Reptiles And Amphibians

How Reptiles Breathe



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"How Reptiles Breathe"
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Inhale. Exhale. Although respiration differs in each main reptile group, all reptiles breathe air through the use of lungs. Despite lacking a diaphragm muscle, reptiles have a diaphragm-type respiratory system and the act of breathing is accomplished by the reptile moving its throat or rib cage. Air flow through the lungs is bidirectional, air travels into the lungs through the bronchial tubes to tiny air sacs, or alveoli. The exchange of oxygen and carbon dioxide takes place within the alveoli and the used air is then exhaled out of the lungs through the same route which it enterred.

The act of breathing can be quite a task for some reptiles due to there body and lung structure. The lungs of squamates (lizards and snakes) are ventilated by the axial musculature. These same muscles are used for locomotion so most squamates are forced to hold their breath while running. Some lizards work around this by completely filling their lungs by buccal pumpling which allows them to remain aerobically acitve for a longer period of time.

Eating for many reptiles can make breathing a challenge as most reptiles lack a secondary palate and must hold their breath while swallowing. Some species have adapted a different approach to eating. Snakes for example can extend their trachea allowing them to swallow large prey without suffering from asphyxiation, while crocodilians have developed a secondary palate which allows them to continue breathing while remaining submerged.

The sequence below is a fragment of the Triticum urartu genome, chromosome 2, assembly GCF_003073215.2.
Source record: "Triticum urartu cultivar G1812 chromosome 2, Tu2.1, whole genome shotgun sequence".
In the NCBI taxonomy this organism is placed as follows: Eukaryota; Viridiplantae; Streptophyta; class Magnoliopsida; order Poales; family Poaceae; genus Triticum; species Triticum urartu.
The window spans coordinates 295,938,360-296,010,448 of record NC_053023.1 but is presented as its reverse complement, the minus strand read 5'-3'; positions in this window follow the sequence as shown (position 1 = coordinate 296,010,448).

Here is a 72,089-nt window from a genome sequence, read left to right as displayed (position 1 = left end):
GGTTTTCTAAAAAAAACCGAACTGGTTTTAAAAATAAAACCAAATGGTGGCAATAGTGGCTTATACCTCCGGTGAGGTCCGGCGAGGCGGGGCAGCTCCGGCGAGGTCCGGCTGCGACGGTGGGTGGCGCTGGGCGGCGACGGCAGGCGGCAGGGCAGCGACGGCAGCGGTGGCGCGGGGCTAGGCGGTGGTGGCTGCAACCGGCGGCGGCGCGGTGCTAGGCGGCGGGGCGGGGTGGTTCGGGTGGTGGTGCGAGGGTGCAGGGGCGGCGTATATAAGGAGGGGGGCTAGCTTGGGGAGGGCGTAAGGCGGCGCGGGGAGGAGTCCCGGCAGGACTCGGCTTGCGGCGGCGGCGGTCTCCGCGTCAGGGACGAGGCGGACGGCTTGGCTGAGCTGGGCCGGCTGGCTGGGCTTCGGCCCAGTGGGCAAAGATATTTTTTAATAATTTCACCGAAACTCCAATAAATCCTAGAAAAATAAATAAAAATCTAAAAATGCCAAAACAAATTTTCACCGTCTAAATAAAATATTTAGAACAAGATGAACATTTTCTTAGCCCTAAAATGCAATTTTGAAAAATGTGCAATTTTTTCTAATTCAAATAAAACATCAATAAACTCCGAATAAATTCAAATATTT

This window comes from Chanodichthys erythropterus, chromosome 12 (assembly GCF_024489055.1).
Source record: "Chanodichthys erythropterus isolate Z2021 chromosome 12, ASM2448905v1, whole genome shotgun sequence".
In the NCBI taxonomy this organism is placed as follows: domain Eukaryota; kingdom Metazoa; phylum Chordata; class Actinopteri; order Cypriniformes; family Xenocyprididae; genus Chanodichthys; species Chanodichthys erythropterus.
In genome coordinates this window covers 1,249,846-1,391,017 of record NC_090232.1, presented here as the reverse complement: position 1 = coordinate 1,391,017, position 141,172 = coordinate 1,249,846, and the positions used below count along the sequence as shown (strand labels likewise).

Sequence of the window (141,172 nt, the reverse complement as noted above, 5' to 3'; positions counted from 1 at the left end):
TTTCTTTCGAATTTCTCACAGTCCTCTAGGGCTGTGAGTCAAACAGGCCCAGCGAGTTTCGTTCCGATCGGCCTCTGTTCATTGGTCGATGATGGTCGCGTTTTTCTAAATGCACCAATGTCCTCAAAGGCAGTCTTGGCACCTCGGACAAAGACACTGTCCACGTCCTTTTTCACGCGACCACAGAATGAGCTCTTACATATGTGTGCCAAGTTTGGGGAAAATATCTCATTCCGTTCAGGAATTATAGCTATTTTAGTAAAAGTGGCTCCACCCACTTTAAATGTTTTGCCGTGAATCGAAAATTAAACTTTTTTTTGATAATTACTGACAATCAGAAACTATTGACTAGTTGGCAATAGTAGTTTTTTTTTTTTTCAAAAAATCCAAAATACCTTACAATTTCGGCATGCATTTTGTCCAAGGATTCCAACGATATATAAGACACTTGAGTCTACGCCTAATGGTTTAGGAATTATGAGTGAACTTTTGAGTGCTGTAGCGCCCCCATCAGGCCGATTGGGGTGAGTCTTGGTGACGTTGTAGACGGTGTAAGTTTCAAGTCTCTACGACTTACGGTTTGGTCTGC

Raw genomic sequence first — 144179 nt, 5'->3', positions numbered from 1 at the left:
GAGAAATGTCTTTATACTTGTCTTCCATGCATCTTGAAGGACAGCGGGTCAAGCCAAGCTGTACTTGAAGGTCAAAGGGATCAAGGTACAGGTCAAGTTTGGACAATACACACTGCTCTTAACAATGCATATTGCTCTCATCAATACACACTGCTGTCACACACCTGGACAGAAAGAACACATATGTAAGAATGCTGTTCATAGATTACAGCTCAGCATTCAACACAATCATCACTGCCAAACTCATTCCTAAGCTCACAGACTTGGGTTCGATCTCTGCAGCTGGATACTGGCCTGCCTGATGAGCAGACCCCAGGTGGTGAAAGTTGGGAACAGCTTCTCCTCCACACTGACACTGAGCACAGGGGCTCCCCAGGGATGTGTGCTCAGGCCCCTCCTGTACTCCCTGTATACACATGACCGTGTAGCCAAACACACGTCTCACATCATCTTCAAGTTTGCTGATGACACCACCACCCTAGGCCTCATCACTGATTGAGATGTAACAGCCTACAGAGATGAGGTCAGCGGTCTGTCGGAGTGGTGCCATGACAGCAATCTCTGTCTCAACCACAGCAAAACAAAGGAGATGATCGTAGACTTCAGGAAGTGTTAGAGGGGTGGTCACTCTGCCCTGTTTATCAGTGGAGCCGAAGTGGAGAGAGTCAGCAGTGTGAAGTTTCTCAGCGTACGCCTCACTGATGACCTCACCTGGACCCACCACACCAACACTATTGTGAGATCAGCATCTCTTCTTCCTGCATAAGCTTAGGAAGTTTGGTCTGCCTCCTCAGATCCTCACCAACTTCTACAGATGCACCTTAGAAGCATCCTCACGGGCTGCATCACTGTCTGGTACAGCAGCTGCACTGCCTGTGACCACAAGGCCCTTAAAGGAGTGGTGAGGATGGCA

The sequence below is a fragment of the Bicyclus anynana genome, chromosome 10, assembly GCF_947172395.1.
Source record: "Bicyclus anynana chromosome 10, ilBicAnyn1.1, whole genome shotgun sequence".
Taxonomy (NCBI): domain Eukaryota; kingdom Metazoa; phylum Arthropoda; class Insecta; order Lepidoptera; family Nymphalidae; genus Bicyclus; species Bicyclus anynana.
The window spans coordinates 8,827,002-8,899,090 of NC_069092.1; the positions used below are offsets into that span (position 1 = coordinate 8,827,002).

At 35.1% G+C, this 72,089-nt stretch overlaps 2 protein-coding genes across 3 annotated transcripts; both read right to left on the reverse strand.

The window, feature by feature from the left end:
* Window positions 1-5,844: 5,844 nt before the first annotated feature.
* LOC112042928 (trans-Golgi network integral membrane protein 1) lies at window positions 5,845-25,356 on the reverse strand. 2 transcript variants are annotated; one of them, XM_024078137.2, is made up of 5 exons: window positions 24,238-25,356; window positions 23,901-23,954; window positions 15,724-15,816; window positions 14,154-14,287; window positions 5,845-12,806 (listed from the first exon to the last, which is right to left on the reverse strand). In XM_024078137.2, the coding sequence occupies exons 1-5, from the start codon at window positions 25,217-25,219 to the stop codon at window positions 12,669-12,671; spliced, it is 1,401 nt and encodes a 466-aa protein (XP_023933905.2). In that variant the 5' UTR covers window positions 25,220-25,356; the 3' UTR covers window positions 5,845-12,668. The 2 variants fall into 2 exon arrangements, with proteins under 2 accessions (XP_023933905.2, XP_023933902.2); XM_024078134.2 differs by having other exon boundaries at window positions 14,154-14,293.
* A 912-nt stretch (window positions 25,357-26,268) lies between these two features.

Turtles and tortoises have the biggest challenge in breathing due to their rigid shell which doesn't allow for the expansion and contraction used to ventilate the lungs. Many turtles and tortoises have found a solution to this problem. The lungs of a turtle are attached to the inside of the carapace with the bottom of the lungs attached to the viscera. Turtles achieve effective respiration by moving the viscera up and down using a series of muscles equivalent to a diaphragm. During locomotion, some turtles hold their breath the breathe in bouts as they rest, while others breathe continuously during locomotion by taking small pauses for breath between bouts of locomotion.

Some species have developed more permeable skin, such as aquatic turtles, or have modified their cloaca to increase the area for gas exchange. Breathing, despite the various adaptations reptiles have made over time, can not be fully accomplished without the use of lungs.

 

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